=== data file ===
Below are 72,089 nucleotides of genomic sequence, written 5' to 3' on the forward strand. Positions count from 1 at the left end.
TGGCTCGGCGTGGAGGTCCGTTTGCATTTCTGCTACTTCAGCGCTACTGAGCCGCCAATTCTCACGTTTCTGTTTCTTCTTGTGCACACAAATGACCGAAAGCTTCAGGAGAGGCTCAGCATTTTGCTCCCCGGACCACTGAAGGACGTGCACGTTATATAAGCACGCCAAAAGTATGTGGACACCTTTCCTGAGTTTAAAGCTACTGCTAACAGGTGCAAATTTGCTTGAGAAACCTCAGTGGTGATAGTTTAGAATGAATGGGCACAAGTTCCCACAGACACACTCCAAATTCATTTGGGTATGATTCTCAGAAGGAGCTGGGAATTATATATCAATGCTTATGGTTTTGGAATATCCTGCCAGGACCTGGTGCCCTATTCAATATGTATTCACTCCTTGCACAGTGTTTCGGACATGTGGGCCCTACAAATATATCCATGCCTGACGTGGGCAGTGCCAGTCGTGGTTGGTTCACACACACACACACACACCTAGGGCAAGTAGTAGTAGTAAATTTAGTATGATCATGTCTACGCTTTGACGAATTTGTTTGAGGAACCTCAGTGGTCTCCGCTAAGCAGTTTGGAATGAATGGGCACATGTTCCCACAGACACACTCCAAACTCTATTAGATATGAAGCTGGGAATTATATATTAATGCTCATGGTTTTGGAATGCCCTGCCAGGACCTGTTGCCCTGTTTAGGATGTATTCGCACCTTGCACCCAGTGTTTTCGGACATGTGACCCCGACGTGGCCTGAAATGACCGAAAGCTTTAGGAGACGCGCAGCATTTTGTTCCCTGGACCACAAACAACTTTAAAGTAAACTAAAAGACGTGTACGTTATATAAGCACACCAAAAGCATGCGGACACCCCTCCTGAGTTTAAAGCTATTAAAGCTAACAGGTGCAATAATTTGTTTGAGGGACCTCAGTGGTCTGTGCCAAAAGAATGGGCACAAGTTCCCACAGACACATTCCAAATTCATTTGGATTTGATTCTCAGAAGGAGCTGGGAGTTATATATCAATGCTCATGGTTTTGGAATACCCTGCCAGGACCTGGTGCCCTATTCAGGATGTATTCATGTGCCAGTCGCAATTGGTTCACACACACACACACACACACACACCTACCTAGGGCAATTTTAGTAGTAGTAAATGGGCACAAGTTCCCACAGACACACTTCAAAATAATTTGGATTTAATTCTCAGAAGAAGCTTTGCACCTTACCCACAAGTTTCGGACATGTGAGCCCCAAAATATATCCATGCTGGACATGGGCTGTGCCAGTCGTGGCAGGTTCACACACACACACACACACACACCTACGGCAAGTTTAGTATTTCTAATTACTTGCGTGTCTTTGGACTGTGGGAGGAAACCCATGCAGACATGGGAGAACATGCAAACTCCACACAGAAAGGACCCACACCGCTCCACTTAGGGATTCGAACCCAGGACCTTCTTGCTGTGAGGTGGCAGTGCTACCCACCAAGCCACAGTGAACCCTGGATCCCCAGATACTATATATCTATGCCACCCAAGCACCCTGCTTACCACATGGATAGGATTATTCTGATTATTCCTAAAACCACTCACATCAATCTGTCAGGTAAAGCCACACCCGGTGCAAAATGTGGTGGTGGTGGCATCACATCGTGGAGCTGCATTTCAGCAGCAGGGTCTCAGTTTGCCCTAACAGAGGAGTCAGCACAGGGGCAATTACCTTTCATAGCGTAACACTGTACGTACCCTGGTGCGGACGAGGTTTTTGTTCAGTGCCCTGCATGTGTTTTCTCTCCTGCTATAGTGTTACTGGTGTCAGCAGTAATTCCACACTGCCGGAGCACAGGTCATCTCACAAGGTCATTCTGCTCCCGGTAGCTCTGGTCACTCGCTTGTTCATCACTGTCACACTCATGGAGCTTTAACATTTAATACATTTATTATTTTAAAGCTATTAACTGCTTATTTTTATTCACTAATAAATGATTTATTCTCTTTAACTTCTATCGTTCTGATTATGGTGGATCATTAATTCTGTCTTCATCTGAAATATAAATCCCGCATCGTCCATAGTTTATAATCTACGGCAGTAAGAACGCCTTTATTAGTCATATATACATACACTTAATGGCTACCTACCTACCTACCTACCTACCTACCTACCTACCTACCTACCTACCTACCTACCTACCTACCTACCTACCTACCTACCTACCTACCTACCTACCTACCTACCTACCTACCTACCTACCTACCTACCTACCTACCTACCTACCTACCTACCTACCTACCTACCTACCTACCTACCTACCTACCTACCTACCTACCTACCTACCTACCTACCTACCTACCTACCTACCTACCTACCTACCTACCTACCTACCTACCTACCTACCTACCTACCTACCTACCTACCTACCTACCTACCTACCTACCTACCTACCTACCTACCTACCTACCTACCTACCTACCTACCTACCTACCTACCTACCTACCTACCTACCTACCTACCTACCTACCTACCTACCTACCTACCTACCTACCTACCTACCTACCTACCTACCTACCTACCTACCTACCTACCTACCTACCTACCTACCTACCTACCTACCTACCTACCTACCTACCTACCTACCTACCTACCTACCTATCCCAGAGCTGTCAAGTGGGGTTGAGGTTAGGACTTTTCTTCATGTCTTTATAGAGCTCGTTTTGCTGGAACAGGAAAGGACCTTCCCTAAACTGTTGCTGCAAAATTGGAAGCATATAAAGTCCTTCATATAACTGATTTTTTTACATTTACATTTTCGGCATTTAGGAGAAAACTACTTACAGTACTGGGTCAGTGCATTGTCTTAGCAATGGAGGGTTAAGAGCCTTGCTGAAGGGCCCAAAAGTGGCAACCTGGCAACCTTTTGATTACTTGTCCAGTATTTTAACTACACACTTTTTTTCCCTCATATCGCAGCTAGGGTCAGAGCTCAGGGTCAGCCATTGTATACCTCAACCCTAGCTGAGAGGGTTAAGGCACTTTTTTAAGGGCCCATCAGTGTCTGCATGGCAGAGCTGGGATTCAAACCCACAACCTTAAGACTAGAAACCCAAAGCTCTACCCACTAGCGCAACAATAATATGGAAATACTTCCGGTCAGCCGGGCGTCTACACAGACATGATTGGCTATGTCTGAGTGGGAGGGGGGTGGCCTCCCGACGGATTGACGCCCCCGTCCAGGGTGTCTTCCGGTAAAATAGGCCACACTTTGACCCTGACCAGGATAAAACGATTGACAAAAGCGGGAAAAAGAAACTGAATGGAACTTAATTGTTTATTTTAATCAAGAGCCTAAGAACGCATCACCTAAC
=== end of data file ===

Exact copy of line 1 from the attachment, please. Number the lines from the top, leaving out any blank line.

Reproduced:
Below are 72,089 nucleotides of genomic sequence, written 5' to 3' on the forward strand. Positions count from 1 at the left end.